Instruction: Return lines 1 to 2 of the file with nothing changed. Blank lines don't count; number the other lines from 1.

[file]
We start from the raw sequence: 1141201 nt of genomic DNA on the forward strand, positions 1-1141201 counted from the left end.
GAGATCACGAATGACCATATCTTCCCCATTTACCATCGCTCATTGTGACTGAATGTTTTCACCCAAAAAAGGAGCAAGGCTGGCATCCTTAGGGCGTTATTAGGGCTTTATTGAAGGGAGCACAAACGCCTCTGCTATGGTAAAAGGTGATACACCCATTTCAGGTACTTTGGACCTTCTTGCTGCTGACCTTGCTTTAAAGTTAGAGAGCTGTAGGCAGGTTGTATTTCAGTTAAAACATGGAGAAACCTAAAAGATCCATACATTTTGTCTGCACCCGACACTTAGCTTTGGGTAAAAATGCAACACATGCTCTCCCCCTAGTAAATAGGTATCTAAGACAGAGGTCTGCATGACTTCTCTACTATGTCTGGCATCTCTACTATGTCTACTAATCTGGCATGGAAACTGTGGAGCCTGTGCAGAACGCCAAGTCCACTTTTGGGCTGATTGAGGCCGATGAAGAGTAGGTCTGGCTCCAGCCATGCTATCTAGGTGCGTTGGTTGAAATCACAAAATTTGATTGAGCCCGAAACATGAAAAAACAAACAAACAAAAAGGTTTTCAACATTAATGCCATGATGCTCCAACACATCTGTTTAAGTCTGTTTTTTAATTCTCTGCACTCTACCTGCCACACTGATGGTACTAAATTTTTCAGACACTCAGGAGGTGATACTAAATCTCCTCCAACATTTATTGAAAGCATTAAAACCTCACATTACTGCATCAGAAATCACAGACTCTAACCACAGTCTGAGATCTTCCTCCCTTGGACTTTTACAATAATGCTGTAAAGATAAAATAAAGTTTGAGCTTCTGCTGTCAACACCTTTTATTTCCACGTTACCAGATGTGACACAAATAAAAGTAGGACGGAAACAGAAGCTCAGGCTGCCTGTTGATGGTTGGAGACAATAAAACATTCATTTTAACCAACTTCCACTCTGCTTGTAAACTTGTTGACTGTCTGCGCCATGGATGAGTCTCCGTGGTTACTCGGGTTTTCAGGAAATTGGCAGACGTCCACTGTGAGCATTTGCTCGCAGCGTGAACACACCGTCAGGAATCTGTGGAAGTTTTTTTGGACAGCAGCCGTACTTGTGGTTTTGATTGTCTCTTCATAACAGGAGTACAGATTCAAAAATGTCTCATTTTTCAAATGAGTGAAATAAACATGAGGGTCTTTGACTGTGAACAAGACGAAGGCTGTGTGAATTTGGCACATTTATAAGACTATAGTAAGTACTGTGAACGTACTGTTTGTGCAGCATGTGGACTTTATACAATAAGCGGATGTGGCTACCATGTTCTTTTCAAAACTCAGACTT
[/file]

We start from the raw sequence: 1141201 nt of genomic DNA on the forward strand, positions 1-1141201 counted from the left end.
GAGATCACGAATGACCATATCTTCCCCATTTACCATCGCTCATTGTGACTGAATGTTTTCACCCAAAAAAGGAGCAAGGCTGGCATCCTTAGGGCGTTATTAGGGCTTTATTGAAGGGAGCACAAACGCCTCTGCTATGGTAAAAGGTGATACACCCATTTCAGGTACTTTGGACCTTCTTGCTGCTGACCTTGCTTTAAAGTTAGAGAGCTGTAGGCAGGTTGTATTTCAGTTAAAACATGGAGAAACCTAAAAGATCCATACATTTTGTCTGCACCCGACACTTAGCTTTGGGTAAAAATGCAACACATGCTCTCCCCCTAGTAAATAGGTATCTAAGACAGAGGTCTGCATGACTTCTCTACTATGTCTGGCATCTCTACTATGTCTACTAATCTGGCATGGAAACTGTGGAGCCTGTGCAGAACGCCAAGTCCACTTTTGGGCTGATTGAGGCCGATGAAGAGTAGGTCTGGCTCCAGCCATGCTATCTAGGTGCGTTGGTTGAAATCACAAAATTTGATTGAGCCCGAAACATGAAAAAACAAACAAACAAAAAGGTTTTCAACATTAATGCCATGATGCTCCAACACATCTGTTTAAGTCTGTTTTTTAATTCTCTGCACTCTACCTGCCACACTGATGGTACTAAATTTTTCAGACACTCAGGAGGTGATACTAAATCTCCTCCAACATTTATTGAAAGCATTAAAACCTCACATTACTGCATCAGAAATCACAGACTCTAACCACAGTCTGAGATCTTCCTCCCTTGGACTTTTACAATAATGCTGTAAAGATAAAATAAAGTTTGAGCTTCTGCTGTCAACACCTTTTATTTCCACGTTACCAGATGTGACACAAATAAAAGTAGGACGGAAACAGAAGCTCAGGCTGCCTGTTGATGGTTGGAGACAATAAAACATTCATTTTAACCAACTTCCACTCTGCTTGTAAACTTGTTGACTGTCTGCGCCATGGATGAGTCTCCGTGGTTACTCGGGTTTTCAGGAAATTGGCAGACGTCCACTGTGAGCATTTGCTCGCAGCGTGAACACACCGTCAGGAATCTGTGGAAGTTTTTTTGGACAGCAGCCGTACTTGTGGTTTTGATTGTCTCTTCATAACAGGAGTACAGATTCAAAAATGTCTCATTTTTCAAATGAGTGAAATAAACATGAGGGTCTTTGACTGTGAACAAGACGAAGGCTGTGTGAATTTGGCACATTTATAAGACTATAGTAAGTACTGTGAACGTACTGTTTGTGCAGCATGTGGACTTTATACAATAAGCGGATGTGGCTACCATGTTCTTTTCAAAACTCAGACTT